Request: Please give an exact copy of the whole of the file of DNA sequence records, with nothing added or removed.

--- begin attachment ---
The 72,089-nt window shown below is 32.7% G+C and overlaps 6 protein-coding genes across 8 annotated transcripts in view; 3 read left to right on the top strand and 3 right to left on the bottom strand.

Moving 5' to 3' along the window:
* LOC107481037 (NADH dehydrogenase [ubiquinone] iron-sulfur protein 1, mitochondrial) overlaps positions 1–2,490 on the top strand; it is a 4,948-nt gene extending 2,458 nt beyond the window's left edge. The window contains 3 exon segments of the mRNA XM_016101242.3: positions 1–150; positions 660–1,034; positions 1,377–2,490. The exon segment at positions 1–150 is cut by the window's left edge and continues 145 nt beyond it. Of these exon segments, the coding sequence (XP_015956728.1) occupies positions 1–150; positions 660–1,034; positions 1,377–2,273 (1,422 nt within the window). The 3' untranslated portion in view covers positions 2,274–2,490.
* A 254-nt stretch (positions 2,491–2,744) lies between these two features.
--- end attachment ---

The 72,089-nt window shown below is 32.7% G+C and overlaps 6 protein-coding genes across 8 annotated transcripts in view; 3 read left to right on the top strand and 3 right to left on the bottom strand.

Moving 5' to 3' along the window:
* LOC107481037 (NADH dehydrogenase [ubiquinone] iron-sulfur protein 1, mitochondrial) overlaps positions 1–2,490 on the top strand; it is a 4,948-nt gene extending 2,458 nt beyond the window's left edge. The window contains 3 exon segments of the mRNA XM_016101242.3: positions 1–150; positions 660–1,034; positions 1,377–2,490. The exon segment at positions 1–150 is cut by the window's left edge and continues 145 nt beyond it. Of these exon segments, the coding sequence (XP_015956728.1) occupies positions 1–150; positions 660–1,034; positions 1,377–2,273 (1,422 nt within the window). The 3' untranslated portion in view covers positions 2,274–2,490.
* A 254-nt stretch (positions 2,491–2,744) lies between these two features.